Last year, Ontario’s Fair Housing Plan announcement was implemented to moderate the housing market. Well, it worked. Activity varied from market to market, but overall, sales were down in Ontario for both resale and new construction. With that in mind, we want to take a look at a few more housing moves the government made this year, which will surely impact 2019.
When a development was contested by a community, it would go to the Ontario Municipal Board. This year, it was announced that the Land Planning Appeal Tribunal would replace the OMB. The LPAT system gives municipalities much more power with regards to the approval process.
The OMB would use zoning and regulations to determine if a development was suitable for a site; it’s possible that municipalities may take a more emotional approach to the approval process since constituents are the ones fighting developments. It could lead to less high-density developments, when what we need is more in order to accommodate population growth.
This past spring, the province of Ontario created new inclusionary zoning bylaws which allow municipalities to mandate how many affordable units are required in a new residential development, how long the units must remain affordable, and whether the affordable units can be built on another site if necessary. Again, we’re seeing municipalities given more power, and they answer directly to the community, so this could result in fewer or more affordable housing units - it’s tough to call and will likely depend on the neighbourhood.
The stress test was actually announced in 2017 but it kicked into action at the beginning of this year. So far, it’s definitely slowed down sales, as was intended. Requiring all buyers to qualify at 2% higher than their contracted rate means that everyone’s borrowing power was weakened. There’s been some talk of repealing the stress test or scaling it back now that interest rates are on the rise.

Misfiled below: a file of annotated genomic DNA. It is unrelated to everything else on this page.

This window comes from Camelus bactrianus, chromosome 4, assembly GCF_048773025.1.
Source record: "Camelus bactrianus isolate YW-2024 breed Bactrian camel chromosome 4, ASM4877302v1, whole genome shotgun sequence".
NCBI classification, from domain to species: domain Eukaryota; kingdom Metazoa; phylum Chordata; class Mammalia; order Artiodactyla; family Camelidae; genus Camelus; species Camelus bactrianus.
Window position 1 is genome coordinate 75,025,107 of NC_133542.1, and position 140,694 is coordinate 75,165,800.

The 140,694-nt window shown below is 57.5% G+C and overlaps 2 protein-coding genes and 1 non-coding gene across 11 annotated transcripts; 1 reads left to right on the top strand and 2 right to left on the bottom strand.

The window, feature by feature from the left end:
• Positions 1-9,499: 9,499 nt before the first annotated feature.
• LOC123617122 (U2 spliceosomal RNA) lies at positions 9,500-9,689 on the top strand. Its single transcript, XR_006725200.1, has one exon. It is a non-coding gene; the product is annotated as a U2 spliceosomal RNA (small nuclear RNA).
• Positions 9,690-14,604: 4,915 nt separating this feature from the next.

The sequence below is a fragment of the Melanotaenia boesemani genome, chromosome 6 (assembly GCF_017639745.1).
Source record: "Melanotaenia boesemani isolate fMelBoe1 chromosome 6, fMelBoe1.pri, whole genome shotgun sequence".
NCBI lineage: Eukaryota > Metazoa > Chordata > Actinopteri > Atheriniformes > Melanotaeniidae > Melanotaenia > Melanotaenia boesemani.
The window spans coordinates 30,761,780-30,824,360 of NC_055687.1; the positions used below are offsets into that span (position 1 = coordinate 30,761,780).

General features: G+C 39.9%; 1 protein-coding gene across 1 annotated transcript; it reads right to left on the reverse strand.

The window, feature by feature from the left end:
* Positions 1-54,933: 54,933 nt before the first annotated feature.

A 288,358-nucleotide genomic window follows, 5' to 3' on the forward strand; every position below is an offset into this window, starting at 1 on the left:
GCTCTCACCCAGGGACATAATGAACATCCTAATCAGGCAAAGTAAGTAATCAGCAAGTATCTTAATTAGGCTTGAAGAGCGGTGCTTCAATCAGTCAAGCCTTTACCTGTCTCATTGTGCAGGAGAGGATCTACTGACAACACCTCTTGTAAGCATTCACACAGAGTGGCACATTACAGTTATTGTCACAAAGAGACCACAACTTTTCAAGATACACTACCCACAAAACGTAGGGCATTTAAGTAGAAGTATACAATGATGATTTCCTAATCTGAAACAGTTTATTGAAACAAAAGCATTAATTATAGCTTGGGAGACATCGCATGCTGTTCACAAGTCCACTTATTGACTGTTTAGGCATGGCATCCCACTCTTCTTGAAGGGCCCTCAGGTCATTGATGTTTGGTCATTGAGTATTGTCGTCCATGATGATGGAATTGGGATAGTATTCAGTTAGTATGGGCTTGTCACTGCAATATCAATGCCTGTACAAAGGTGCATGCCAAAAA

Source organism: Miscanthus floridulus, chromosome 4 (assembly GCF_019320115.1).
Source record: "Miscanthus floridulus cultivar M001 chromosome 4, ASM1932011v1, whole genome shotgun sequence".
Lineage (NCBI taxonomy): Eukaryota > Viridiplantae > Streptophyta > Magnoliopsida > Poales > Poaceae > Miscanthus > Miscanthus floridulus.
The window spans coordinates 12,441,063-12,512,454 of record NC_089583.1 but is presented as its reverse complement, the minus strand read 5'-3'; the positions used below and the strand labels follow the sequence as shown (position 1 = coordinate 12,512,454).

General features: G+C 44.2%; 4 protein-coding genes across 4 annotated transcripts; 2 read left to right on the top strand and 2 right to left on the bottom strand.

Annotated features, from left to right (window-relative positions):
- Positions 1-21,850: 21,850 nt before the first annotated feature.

The TOcore plan requires developments with 80+ units to have 40% two- and three-bedroom units. The goal is to create more family sized housing in Toronto.
We asked Ben Myers, President of Bullpen Research & Consulting Inc. about this policy, and he said, “It is well intentioned, but will have unintended consequences in the market. If the preconstruction demand is not there for larger units, a developer will have to discount those suites and raise the price of the smaller units to offset the decrease in overall revenue, which hurts first-time buyers, and lowers investor interest. With fewer investors you’ll get fewer units in projects, and with fewer units and fewer investors you’ll get fewer rental units.”
Toronto now allows for secondary units to be built on low-rise properties - these units are referred to as laneway suites. They can be built and rented out to generate rental income. It sounds great because it would help homeowners afford their mortgage and add to the rental pool. The problem is that the parameters are very specific and there is a limited number of sites that qualify, and then the owners of that property have to decide to make the big investment. So we don’t see the new regulations being super impactful, but it does open the door for potentially more creative housing solutions in Toronto.
The province of Ontario recently announced the Housing Supply Action Plan. The goal is to tackle a number of barriers preventing or limiting housing ownership and opportunities. A few of the barriers include the lengthy development approval process, the need for different housing types, high development costs, and the general lack of innovation in the industry and in the government. The province wants to hear your ideas, which you can share before January 25, 2019.
This is just a handful of the different courses of action the government has taken to influence/improve the housing market. We’re interested to see how these changes carry over into 2019!